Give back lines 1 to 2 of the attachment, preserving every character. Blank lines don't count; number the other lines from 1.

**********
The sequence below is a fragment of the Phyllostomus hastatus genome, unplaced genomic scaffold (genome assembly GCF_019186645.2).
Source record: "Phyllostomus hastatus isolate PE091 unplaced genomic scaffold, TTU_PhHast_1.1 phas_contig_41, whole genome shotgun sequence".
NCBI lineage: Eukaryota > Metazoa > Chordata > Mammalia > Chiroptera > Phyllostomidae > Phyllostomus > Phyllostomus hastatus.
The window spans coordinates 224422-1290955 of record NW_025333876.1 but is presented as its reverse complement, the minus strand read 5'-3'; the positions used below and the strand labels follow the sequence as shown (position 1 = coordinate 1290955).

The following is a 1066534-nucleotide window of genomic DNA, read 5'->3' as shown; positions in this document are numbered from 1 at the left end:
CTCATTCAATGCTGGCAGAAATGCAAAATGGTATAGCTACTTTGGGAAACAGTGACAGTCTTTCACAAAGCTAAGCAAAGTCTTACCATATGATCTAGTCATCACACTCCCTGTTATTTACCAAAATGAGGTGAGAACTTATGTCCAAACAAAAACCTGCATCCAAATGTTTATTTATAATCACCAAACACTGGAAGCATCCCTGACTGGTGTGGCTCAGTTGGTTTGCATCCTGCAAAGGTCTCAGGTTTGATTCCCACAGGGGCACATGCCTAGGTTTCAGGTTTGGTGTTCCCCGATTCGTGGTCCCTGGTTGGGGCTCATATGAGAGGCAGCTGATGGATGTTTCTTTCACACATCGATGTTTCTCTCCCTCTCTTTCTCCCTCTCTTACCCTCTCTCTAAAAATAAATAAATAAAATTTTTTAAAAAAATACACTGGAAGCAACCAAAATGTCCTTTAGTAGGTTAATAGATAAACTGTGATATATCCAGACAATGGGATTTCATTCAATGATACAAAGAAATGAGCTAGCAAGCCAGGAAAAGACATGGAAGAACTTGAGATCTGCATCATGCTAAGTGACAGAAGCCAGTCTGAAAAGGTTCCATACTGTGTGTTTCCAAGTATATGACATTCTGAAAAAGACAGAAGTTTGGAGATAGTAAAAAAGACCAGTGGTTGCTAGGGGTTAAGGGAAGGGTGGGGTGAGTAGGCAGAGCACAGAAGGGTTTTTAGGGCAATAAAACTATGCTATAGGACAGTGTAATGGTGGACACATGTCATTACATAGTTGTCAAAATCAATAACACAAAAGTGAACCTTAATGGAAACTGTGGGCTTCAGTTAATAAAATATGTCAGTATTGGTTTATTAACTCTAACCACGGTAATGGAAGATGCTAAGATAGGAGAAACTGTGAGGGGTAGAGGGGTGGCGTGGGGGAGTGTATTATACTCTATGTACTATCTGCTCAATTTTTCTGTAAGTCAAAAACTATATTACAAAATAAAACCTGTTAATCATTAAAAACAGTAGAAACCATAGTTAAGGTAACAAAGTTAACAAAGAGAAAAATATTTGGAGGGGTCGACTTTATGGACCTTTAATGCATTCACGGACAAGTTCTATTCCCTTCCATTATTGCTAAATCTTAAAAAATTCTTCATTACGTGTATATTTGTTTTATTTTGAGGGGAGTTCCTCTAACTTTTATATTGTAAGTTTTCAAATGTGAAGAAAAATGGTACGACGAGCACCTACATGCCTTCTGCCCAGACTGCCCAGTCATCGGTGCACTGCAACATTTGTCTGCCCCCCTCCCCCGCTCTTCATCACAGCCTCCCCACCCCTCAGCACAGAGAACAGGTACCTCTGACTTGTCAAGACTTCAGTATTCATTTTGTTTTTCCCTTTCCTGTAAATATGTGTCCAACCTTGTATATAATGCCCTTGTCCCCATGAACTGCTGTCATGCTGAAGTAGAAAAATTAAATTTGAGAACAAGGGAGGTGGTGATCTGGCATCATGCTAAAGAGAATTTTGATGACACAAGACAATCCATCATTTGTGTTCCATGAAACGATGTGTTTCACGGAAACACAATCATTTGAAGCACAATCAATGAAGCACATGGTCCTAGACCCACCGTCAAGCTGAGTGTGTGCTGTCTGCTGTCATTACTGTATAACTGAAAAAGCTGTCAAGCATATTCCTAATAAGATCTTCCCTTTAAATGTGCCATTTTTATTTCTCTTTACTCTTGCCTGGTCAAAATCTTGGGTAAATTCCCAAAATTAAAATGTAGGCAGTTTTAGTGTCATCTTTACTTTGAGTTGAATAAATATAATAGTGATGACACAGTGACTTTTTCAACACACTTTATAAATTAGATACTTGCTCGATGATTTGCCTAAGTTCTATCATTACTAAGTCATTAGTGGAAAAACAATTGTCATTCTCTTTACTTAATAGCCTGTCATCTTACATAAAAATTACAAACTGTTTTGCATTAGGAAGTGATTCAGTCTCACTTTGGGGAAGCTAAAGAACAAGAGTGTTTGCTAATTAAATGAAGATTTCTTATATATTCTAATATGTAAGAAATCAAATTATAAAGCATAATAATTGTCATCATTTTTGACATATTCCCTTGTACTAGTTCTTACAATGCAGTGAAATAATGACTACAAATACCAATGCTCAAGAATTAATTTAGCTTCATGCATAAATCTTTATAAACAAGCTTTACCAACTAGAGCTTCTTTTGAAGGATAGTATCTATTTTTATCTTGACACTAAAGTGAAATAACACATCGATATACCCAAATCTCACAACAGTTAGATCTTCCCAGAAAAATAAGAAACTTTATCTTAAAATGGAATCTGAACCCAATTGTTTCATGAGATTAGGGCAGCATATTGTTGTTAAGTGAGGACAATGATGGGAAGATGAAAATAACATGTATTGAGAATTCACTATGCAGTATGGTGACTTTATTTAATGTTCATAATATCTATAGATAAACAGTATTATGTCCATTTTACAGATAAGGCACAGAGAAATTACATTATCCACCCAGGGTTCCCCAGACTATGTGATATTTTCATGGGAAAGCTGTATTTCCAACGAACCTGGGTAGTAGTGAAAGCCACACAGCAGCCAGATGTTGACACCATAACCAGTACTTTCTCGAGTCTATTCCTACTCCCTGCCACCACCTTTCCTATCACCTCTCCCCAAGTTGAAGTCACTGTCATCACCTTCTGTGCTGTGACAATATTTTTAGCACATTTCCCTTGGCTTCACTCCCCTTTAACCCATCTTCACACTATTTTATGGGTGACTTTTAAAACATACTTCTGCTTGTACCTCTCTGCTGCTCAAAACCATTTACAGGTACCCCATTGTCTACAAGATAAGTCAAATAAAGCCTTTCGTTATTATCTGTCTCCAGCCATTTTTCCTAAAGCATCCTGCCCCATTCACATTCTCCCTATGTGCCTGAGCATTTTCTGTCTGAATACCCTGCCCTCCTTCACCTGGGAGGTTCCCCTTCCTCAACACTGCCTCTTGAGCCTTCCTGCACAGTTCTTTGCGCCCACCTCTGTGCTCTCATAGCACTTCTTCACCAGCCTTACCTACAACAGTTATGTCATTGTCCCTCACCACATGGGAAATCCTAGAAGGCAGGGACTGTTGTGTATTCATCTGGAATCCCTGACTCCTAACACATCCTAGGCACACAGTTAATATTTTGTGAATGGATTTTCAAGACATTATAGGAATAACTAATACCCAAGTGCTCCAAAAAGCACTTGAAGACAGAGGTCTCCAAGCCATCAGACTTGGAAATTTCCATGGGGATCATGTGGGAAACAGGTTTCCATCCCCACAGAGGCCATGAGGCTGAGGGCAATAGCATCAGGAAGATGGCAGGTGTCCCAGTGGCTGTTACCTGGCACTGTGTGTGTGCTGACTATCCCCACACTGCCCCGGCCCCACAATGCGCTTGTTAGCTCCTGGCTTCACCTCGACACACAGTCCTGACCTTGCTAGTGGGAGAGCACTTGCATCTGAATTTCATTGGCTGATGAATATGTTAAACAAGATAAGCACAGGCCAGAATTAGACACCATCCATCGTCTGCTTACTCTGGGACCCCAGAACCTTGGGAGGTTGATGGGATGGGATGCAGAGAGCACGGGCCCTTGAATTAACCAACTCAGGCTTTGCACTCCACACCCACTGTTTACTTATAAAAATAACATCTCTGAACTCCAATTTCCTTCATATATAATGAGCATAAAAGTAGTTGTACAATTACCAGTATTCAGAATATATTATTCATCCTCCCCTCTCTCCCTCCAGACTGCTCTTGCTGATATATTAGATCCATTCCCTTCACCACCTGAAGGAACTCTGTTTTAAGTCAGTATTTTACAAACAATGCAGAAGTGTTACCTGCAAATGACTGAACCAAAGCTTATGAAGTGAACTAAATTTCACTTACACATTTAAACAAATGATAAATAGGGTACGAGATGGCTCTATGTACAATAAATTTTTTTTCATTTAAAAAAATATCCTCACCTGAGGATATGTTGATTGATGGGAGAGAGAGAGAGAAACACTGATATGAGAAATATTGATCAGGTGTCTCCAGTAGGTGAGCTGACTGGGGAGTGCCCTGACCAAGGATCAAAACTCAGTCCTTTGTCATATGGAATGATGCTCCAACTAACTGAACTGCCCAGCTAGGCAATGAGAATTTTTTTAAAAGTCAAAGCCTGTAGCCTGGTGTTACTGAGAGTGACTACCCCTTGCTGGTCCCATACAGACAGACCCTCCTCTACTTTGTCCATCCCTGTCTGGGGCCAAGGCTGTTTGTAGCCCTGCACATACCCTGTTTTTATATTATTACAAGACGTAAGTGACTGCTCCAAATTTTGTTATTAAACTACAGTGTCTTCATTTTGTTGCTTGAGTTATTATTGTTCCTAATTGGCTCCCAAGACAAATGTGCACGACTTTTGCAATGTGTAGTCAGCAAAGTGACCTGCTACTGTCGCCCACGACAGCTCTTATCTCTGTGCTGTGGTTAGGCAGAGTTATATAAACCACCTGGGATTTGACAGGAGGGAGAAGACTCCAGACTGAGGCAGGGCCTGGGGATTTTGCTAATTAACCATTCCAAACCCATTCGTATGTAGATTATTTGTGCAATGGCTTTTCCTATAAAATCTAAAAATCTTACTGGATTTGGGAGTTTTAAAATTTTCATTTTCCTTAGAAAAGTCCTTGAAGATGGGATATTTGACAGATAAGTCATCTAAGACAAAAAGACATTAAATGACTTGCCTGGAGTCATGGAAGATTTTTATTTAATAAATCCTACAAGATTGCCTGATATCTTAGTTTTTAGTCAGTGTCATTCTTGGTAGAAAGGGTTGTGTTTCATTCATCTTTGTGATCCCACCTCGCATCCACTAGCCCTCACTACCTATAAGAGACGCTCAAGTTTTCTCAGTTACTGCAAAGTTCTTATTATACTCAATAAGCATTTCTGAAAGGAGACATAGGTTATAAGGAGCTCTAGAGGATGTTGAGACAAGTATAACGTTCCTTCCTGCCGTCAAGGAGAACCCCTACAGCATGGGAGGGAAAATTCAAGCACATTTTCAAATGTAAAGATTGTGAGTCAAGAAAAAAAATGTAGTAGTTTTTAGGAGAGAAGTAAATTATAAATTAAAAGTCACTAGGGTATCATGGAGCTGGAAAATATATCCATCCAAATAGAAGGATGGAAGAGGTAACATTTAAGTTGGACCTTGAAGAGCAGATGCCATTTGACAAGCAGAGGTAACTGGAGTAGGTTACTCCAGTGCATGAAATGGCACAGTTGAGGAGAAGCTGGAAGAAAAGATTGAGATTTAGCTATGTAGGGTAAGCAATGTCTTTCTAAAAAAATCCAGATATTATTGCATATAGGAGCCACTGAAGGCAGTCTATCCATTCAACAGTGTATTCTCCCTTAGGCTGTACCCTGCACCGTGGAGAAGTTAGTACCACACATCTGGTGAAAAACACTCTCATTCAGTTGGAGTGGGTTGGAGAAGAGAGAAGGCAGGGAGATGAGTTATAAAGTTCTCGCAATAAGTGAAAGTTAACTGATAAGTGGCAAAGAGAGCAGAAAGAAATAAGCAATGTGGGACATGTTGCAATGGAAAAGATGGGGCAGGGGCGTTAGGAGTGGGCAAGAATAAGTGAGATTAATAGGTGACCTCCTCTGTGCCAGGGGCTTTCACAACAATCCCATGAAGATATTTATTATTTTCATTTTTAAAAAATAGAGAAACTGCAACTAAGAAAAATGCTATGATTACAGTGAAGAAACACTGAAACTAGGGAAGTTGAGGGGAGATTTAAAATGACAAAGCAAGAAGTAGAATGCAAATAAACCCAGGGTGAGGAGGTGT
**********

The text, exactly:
The sequence below is a fragment of the Phyllostomus hastatus genome, unplaced genomic scaffold (genome assembly GCF_019186645.2).
Source record: "Phyllostomus hastatus isolate PE091 unplaced genomic scaffold, TTU_PhHast_1.1 phas_contig_41, whole genome shotgun sequence".